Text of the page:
He was a widower. That much was known about him. He smoked very large, very smelly cigars. That was obvious as the nose on your face. But gossip is a small-town pastime, and other hearsay was repeated with authority.

He had been a military man, it was rumored, and was retired. Another report had it that he had been a schoolteacher in Africa and was retired. Both these particulars were true.

Others were not. That his wife had been sickly for many years before she died. That he had inherited her money and was an extremely wealthy man. That he had an artificial leg. All false.

One afternoon soon after he installed himself in his new home, Mr. Cygnus went up and down the dead-end street introducing himself to his new neighbors, not staying very long anywhere. This may have been a military habit, a reconnaissance of the enemy. Or it may have been more kindly meant, a throwback from his time in Africa when neighbors needed to know and help each other.

At any rate, since Valerie's house terminated the circle-like route he had taken—walking up one side, across the street and back down the other side—his round culminated at her house and there he stayed longer than anywhere else.

They soon discovered she was the small child he remembered running around on the next-door lawn, those summers he spent with his grandmother.

"You always had a large hair bow," he laughed, "and droopy drawers."

Miss Lemon wasn't sure if it pleased or embarrassed her to be remembered in such detail. The hair bow she had forgotten, but she did recall her home-sewn pants and the elastic band that seemed always to be giving way. Yes, she remembered the pear tree too. No, she did not remember what year it was cut down. She offered him a cup of coffee and he accepted, leaning back and lighting up a cigar without asking permission.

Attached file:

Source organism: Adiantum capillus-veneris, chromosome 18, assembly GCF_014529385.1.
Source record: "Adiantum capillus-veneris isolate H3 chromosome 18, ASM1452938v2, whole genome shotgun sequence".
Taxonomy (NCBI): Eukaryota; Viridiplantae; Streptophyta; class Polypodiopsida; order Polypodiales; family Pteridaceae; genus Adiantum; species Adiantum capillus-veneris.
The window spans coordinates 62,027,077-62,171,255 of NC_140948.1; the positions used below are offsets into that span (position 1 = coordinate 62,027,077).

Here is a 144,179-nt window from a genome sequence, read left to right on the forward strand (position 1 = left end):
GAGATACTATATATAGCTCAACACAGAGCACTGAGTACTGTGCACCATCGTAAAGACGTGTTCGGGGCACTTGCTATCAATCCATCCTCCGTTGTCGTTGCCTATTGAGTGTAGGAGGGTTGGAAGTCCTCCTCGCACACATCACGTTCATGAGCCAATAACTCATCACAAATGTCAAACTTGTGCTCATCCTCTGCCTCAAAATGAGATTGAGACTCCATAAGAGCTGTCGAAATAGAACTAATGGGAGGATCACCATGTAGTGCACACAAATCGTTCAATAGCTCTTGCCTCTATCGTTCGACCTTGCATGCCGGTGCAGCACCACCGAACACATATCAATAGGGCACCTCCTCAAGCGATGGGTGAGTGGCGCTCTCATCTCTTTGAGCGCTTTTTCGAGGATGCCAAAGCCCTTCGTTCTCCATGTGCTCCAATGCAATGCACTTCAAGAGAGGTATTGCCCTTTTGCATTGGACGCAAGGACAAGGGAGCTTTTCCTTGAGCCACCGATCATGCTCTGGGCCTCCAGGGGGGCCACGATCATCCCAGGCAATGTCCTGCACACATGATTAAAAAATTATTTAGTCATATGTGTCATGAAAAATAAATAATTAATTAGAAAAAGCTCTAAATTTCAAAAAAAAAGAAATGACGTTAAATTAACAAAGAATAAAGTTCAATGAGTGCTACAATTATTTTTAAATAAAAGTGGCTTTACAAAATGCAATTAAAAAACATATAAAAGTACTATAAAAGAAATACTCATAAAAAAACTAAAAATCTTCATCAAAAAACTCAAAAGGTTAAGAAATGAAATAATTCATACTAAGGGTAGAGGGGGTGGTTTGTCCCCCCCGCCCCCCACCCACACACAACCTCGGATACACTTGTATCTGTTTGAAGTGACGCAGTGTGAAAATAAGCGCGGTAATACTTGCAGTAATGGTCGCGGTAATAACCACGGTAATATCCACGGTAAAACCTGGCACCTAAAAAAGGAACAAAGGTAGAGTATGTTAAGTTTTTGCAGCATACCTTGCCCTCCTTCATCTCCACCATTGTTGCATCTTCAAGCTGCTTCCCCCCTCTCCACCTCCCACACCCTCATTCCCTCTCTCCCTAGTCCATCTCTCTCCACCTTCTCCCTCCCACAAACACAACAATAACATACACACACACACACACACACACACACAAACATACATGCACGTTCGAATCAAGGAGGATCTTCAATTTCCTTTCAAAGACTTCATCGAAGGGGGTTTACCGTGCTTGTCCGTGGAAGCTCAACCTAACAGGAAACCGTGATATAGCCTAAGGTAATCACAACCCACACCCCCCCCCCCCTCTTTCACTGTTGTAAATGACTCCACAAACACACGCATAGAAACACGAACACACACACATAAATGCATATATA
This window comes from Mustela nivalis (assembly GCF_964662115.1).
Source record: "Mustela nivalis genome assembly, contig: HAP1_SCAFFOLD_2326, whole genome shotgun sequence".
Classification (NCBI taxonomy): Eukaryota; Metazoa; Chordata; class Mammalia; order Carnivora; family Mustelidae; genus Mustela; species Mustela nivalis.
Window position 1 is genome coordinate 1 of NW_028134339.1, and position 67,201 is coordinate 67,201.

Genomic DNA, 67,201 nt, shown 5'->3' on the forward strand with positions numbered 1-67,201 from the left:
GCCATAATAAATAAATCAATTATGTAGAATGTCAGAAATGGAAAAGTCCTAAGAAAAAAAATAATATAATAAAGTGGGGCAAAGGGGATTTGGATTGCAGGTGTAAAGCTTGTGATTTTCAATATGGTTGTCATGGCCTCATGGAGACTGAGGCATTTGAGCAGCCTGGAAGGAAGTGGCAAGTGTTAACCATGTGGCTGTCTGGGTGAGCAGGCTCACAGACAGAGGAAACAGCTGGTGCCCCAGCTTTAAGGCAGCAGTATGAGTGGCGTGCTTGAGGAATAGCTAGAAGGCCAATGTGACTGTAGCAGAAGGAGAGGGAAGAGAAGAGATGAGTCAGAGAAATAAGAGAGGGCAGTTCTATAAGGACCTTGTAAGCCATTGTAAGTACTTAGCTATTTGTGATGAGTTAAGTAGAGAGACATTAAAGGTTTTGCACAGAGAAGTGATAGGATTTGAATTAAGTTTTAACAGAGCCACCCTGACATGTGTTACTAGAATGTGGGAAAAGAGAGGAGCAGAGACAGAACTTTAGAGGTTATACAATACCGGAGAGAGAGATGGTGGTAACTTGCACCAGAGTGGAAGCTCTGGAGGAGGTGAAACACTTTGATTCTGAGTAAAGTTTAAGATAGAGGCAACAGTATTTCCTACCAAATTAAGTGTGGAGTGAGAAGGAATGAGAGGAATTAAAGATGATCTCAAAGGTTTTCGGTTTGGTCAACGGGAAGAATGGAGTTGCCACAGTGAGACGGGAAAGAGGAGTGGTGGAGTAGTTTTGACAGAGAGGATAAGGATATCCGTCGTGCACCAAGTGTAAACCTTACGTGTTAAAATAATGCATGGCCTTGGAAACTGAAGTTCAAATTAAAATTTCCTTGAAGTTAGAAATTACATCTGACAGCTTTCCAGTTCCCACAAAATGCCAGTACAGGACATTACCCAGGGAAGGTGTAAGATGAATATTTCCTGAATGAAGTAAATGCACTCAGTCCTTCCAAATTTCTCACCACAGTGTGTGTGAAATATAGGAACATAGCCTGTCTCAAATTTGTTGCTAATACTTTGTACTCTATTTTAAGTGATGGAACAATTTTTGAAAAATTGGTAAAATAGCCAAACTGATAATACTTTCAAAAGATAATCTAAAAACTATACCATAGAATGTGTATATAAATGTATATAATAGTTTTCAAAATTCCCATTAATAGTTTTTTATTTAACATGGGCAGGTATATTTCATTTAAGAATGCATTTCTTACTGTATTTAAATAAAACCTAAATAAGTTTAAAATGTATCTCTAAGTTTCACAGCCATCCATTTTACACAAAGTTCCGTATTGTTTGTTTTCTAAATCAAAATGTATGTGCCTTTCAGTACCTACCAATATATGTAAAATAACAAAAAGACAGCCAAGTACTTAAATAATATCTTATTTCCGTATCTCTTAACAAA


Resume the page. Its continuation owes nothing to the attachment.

It was nice to have a friend. It was nice to have a gentleman caller. It was nice that the house smelled of cigar smoke. It was all so nice.

Especially now that spring was in the air, and summer, lonely summer, on its way.

She invited him over for dinner three Sunday afternoons in a row. She told him about her dull work, though not the ghastly story of the Coke bottle. He sympathized. He was a good listener, though he related little about his own person.

Yes, he had been in Africa, gone for a short visit, but stayed ten years. He described himself as a sentimental old fool, and mentioned in passing that despite his soldiering life, he was a faithful man, and believed that marriage was for life.

These small confidences pleased her and she made much of them in her own mind. She had long been a rather unkempt, introverted person, but now spruced herself up, thinking more about the clothes she selected in the morning, and bathing more frequently.

Her colleagues at school noticed the change. The myopic eighth-grade teacher even said, "She's rather pretty nowadays, isn't she?" The others laughed in his face.

Miss Lemon began to wonder what it would be like to go to bed with Mr. Cygnus, and he, of course, wondered along similar lines, though more imaginatively.

Eventually they found out, each getting a surprise. She was surprised and relieved to find he had two good legs of his own and no artificial limb to unharness. He was surprised, and a little jolted, to discover she was a virgin.